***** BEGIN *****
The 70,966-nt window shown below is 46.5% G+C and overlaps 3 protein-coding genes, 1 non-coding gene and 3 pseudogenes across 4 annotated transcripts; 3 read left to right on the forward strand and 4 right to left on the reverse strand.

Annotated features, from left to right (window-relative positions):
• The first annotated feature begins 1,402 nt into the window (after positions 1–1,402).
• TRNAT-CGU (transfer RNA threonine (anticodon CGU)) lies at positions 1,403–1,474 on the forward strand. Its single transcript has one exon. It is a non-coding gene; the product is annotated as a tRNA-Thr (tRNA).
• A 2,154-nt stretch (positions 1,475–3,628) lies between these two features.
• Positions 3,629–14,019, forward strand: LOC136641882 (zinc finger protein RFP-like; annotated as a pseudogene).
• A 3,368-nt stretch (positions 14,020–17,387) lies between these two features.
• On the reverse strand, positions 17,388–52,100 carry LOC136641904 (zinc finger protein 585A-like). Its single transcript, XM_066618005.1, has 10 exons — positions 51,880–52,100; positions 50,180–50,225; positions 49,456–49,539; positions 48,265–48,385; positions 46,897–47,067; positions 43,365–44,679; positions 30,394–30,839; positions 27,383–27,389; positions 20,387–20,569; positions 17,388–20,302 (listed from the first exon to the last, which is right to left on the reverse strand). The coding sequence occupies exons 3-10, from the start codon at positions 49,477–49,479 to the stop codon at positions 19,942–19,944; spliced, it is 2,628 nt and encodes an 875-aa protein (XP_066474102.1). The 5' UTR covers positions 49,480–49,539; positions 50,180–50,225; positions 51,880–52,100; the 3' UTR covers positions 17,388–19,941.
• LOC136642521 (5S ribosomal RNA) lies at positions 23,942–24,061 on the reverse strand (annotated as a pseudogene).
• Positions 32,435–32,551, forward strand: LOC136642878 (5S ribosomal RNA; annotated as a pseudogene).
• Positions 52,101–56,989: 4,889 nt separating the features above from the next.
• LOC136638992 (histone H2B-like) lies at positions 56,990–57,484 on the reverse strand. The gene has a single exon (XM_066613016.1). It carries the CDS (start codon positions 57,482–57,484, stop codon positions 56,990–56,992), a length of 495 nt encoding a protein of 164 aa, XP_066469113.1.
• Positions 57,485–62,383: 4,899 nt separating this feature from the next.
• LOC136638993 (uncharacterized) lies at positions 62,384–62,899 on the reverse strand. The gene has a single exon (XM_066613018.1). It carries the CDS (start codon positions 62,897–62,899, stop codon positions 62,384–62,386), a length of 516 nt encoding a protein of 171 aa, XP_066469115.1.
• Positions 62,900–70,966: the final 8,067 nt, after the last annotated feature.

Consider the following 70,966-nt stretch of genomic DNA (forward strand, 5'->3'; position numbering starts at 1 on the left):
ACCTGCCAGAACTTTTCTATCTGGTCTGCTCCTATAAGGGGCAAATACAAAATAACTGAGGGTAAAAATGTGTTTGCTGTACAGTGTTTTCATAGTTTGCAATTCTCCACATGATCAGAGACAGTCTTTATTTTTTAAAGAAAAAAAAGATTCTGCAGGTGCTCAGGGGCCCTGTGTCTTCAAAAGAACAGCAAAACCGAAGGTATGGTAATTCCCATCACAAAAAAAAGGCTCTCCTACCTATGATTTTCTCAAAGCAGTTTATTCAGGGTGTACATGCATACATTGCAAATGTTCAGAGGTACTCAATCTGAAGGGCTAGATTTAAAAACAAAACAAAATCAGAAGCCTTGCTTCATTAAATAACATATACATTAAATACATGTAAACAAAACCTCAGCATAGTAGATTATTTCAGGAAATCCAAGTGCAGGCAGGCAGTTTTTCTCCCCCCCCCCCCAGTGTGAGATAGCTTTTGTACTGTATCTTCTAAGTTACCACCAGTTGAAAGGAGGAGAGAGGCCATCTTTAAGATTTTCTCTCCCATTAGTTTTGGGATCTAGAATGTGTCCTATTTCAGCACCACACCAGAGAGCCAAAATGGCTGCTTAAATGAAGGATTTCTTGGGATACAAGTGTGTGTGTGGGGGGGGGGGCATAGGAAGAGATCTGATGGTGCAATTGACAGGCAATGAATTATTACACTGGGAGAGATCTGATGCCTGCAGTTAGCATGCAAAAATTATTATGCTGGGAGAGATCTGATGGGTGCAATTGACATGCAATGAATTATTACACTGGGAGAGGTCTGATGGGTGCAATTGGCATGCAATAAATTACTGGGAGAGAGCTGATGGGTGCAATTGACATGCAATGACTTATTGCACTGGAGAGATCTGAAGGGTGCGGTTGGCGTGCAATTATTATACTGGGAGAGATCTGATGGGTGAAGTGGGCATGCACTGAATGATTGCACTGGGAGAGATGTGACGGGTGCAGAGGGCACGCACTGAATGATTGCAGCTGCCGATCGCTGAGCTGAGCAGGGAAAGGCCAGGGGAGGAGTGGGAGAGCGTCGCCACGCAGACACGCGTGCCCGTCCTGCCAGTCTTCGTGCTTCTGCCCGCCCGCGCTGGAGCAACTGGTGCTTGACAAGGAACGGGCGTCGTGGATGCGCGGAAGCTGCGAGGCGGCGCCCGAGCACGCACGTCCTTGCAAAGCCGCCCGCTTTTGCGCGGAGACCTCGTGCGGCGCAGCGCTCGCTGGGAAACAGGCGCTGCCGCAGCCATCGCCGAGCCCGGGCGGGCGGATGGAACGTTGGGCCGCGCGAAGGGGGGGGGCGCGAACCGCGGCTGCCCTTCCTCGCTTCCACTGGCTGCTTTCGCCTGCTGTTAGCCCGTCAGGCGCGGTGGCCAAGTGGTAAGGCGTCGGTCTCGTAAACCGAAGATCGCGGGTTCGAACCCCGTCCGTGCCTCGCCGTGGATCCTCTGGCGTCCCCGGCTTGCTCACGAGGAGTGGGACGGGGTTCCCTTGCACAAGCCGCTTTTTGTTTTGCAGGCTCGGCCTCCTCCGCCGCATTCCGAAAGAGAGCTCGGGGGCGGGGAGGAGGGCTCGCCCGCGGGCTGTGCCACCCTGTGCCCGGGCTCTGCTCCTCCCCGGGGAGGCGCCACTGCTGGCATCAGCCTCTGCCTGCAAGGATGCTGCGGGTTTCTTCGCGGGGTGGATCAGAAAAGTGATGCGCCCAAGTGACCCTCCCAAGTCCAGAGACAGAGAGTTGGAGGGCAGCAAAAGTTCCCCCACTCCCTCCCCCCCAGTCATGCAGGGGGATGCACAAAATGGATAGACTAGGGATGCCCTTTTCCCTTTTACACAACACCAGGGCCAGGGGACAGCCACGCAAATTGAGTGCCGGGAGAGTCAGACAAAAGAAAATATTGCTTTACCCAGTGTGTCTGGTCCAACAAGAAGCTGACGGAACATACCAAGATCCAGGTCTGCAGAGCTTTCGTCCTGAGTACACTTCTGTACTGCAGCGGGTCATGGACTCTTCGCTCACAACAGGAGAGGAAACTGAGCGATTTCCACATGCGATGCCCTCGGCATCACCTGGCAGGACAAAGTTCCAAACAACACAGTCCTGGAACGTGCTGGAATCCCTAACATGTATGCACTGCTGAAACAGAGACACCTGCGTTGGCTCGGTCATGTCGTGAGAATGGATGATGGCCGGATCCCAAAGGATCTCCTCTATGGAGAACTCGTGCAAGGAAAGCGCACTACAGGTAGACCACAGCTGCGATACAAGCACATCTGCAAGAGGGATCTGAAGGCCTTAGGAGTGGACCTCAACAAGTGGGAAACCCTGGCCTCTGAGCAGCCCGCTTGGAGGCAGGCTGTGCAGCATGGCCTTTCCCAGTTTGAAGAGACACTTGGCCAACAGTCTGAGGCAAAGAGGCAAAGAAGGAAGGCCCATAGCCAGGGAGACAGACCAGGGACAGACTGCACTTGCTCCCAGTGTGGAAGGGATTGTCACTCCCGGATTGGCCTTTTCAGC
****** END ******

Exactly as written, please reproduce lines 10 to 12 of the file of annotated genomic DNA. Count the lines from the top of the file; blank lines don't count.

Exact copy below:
• Positions 32,435–32,551, forward strand: LOC136642878 (5S ribosomal RNA; annotated as a pseudogene).
• Positions 52,101–56,989: 4,889 nt separating the features above from the next.
• LOC136638992 (histone H2B-like) lies at positions 56,990–57,484 on the reverse strand. The gene has a single exon (XM_066613016.1). It carries the CDS (start codon positions 57,482–57,484, stop codon positions 56,990–56,992), a length of 495 nt encoding a protein of 164 aa, XP_066469113.1.